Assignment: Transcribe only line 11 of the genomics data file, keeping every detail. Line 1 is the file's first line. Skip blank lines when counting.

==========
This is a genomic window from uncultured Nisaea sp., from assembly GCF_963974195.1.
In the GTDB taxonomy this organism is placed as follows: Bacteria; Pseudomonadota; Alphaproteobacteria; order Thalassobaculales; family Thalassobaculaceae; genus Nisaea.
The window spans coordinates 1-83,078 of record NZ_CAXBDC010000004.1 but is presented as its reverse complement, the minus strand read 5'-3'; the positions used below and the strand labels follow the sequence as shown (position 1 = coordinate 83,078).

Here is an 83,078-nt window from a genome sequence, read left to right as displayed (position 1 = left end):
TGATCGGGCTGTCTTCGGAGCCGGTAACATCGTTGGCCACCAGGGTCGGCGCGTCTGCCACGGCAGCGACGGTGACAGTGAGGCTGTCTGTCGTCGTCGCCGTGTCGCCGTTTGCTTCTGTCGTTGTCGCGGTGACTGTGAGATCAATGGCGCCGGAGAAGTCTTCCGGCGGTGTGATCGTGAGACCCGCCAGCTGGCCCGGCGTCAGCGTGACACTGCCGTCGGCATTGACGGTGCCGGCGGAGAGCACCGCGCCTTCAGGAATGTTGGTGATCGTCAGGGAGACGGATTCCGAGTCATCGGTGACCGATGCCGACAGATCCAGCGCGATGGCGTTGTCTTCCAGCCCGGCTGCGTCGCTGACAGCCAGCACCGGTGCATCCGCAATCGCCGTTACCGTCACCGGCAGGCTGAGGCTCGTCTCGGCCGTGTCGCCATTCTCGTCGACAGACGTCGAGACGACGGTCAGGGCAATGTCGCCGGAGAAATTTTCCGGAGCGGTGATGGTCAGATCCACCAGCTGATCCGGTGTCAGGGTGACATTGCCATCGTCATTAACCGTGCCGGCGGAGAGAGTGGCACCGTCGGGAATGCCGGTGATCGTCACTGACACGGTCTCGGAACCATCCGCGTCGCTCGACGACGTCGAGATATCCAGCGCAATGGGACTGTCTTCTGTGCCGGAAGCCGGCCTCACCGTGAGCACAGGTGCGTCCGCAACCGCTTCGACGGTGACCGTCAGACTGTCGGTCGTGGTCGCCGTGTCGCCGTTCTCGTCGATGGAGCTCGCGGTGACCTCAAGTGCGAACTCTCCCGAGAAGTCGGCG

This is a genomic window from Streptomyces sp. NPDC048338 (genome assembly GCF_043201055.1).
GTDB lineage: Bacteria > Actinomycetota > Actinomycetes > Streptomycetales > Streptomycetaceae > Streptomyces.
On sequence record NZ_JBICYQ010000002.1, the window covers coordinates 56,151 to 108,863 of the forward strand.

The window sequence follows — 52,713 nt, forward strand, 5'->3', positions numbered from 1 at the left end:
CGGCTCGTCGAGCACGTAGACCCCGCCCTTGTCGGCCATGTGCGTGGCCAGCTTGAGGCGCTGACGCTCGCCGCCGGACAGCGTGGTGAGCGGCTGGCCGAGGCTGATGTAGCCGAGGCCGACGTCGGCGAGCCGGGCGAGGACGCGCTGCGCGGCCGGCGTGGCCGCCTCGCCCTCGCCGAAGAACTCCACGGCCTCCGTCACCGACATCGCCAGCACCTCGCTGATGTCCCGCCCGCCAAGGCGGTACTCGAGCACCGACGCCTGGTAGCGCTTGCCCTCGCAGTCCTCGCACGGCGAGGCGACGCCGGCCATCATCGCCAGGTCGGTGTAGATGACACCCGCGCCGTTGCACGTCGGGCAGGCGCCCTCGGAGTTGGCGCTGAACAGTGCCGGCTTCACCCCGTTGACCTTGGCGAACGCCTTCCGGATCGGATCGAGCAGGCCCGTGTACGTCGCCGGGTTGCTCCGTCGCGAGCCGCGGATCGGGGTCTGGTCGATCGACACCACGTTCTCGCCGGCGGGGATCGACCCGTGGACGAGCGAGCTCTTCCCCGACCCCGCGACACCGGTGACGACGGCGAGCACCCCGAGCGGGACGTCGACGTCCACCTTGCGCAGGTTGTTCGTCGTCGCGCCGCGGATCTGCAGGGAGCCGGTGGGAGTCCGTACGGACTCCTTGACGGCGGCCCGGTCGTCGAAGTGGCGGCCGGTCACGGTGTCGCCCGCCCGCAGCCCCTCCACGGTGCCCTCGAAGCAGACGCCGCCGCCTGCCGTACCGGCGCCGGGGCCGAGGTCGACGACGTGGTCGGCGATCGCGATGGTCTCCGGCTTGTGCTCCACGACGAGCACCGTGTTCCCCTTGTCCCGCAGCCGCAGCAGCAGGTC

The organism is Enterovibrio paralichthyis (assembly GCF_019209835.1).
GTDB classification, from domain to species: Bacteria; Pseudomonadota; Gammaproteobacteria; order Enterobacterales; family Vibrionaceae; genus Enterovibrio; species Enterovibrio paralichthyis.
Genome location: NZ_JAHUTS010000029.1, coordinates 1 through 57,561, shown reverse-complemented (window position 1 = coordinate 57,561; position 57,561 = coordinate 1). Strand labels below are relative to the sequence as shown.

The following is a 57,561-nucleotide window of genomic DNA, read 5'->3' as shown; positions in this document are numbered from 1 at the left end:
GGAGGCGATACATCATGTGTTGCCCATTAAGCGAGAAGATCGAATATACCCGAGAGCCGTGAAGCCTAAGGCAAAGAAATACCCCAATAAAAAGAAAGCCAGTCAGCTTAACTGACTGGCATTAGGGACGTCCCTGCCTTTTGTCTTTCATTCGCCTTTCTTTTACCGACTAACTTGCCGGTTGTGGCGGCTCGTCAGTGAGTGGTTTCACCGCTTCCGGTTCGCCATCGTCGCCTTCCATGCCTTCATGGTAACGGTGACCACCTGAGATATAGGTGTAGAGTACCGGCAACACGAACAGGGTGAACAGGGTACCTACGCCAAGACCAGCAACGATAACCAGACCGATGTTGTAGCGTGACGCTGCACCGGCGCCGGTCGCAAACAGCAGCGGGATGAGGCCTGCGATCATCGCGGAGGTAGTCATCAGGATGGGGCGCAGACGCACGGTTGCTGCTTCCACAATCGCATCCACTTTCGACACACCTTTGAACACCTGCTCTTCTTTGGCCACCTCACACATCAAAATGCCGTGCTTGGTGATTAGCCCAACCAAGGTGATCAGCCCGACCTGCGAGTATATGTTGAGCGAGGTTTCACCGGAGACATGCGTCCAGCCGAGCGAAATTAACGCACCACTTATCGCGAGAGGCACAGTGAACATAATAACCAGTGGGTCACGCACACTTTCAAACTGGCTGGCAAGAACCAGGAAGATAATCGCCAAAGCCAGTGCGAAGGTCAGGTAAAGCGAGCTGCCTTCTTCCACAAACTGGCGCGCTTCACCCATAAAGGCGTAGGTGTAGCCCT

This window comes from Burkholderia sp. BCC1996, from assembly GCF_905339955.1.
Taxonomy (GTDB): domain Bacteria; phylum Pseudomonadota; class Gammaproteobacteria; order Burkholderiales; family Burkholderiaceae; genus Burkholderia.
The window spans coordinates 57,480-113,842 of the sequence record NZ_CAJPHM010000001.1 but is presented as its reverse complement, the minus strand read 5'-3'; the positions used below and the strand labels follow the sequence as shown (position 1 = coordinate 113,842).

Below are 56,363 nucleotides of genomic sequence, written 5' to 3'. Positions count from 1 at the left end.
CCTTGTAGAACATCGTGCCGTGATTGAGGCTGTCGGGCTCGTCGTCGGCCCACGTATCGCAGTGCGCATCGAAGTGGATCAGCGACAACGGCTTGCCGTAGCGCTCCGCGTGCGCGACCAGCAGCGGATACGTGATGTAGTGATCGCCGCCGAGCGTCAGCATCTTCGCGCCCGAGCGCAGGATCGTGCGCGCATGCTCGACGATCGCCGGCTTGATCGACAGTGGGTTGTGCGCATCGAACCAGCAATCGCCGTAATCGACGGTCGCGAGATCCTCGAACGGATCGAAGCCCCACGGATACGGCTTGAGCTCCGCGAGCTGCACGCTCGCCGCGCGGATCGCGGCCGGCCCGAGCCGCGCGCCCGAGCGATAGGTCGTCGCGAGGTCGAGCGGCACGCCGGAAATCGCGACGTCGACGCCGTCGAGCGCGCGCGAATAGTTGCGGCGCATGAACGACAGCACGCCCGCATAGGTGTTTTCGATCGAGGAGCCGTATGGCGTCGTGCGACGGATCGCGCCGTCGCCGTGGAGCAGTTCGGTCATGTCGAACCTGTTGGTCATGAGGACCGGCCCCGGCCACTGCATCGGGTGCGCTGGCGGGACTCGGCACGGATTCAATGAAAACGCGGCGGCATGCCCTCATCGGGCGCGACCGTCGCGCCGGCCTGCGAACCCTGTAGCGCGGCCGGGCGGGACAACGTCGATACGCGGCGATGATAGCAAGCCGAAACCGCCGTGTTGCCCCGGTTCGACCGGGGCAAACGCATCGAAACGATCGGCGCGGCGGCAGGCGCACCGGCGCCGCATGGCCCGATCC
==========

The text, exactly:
The organism is Enterovibrio paralichthyis (assembly GCF_019209835.1).